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Comment Re:Thoughts from a 'four year' libertarian... (Score 2) 2247

We need a Unix-like government: efficient, fast, responsive, cleanly designed, compartmentalized, and well documented. People need to feel like they can participate and have a voice, because when you don't have that people end up rioting in the streets.

It's a good goal, but this is near impossible. There's no way that information can travel from department to department being as well-documented as you want in a efficient, fast and responsive manner. The problem is the PEOPLE. A grade 36 bureaucrat is not going to be efficient, fast and responsive.

Comment Re:This might be a good thing... maybe (Score 1) 176

I don't yet see Motorola as an evil company.

Is 'erroneous' a vanity name and I'm missing the joke? There is nothing Motorola that says "power to the people." Their tablets are locked down, their phones are ticking time bombs, their cable set-top boxes are crippled; all in the name of "for your protection."

I still have hope you are kidding, and I'm the butt of this joke...

Comment Re:Ignore the Troll (Score 2, Insightful) 703

Really? Count the number of times John Stewart makes direct fun of a Republican, then rewatch an episode and count the number of times he makes fun of a Democrat. Each episode is HEAVILY weighted to make fun of conservatives. (Colbert is a little more middle but still ridicules Republicans more.) Comedy Central is just as left-leaning as CNN and MSNBC.

Comment Re:Job-seeking tips for computer programmers (Score 1) 349

But computer science graduates don't go into IT. Thats a blue collar profession now. Installing windows and reloading printers.

As an employer, this is all too true. If you have mediocre skills, you get nothing. The commodity "institutes" churn out unemployable garbage, and the entitled college graduates throw around terms like "ERD" but have no actual skill and balk at Help Desk offers because they think it's beneath them.

Comment Re:Well? (Score 1) 981

You're absolutely correct IF you assume that the man is just describing one of his children. That is the logical interpretation of the problem. However, if someone went out and specifically selected a family with at least one boy...

I hate to be a smart ass on this one... but the question was posed by a man who was just describing (at least) one of his children.

Comment Re:Well? (Score 4, Informative) 981

This is a gambler's fallacy problem. The more tangents you throw at it, the closer you get to .5 (50%), while never reaching it. This is the limit, why? Because there's only two potential outcomes for the other child: boy or girl.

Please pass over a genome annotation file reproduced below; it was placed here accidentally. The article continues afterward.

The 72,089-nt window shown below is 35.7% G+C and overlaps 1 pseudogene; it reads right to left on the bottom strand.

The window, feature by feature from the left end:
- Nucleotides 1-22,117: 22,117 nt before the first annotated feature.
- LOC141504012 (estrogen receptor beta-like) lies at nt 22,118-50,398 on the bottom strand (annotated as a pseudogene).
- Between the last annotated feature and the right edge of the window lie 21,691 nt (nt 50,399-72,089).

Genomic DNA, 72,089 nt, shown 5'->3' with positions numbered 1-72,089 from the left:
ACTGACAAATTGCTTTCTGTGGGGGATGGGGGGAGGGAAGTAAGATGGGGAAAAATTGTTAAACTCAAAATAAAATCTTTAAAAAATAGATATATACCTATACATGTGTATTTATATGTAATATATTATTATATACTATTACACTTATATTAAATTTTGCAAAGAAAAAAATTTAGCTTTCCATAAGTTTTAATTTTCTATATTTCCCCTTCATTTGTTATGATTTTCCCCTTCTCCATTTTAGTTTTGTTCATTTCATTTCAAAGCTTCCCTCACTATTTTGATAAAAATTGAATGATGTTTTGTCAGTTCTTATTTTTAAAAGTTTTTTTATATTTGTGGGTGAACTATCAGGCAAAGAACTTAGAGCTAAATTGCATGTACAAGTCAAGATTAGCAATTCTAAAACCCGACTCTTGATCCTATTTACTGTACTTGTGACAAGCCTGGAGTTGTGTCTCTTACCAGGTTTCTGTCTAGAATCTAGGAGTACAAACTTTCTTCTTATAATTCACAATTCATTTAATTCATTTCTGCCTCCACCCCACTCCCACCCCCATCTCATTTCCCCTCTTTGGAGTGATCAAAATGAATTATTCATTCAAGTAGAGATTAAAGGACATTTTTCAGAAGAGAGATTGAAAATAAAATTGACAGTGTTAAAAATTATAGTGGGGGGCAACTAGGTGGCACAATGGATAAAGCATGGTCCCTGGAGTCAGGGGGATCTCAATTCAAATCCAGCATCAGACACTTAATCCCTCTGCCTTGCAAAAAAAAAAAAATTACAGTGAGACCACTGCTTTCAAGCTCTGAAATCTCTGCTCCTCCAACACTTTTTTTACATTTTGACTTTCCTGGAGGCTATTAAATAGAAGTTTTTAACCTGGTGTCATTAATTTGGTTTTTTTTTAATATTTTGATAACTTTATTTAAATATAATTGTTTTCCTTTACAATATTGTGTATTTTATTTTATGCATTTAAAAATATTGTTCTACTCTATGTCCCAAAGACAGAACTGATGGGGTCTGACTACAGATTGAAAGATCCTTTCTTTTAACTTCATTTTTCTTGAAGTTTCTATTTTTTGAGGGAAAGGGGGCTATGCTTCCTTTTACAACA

What you (or the website you copied and pasted the ratio from) fail to take into account (and why it's a Gambler's fallacy problem) is that when involving chance, anything that happened in the past is completely irrelevant to future probables. I could roll a die 99 times, and get 6, the probability of getting 100 6's when I've already got 99 6's is still 1 out of 6, not 6^100.

The reason the chi square doesn't come into play here is because it doesn't MATTER the order. Has she said "What is the probability my SECOND-BORN was a boy?" it would be perfectly logical to write the square because the boy who was born on Tuesday could be either the first born or the second born, she never stipulated.

We can say that the boy, who was born on a tuesday, was also a Gemini. Does this change the ratio? No, the probability of having two boys is still 50-50%, because the unknown only has two possible outcomes: boy or girl.

Comment Pissed about this! (Score 2, Insightful) 539

I'm mostly pissed that the guy making the mice is getting paid $0.52/hr but I have to pay $16 plus shipping to get one?!! I'm OUTRAGED! I don't think this would be such a big deal if the greedy corporations actually passed down some of the savings to us.

Yes, because of the pesky labor unions in the US, I can see a mouse needing to cost $16 if made here because some high-school dropout is entitled and thinks he should get $25/hr for putting self-adhesive feet on mice. But if you saving money on labor, how about the customer saves money too?

Comment Re:What is "more random"? (Score 2, Interesting) 395

What exactly does "more random" mean in the summary? I think something is either random or it isn't. Perhaps this claim should just make us "more skeptical".

Nothing can be ever be considered random. If it is, it's just in a state of "we just don't have a means of measuring it's next value."

You can call me guessing a "number between 1 and 10" random, but that's just because you don't know my method of choosing. If you did, it wouldn't be random at all. If you knew the order of the deck of cards, and precisely each transition of the shuffle, then the next card could easily be predicted. Since you don't have that power, it's considered "random".

Same thing with network traffic, moving the mouse or memory contents; if you had a way to quickly and accurately measure all the inputs and knew it's method of generation, you could very easily guess the outputs. In all these cases, "random" only means "you cannot guess the outcome with any statistical significance."

Some programming languages manage to absorb change, but withstand progress. -- Epigrams in Programming, ACM SIGPLAN Sept. 1982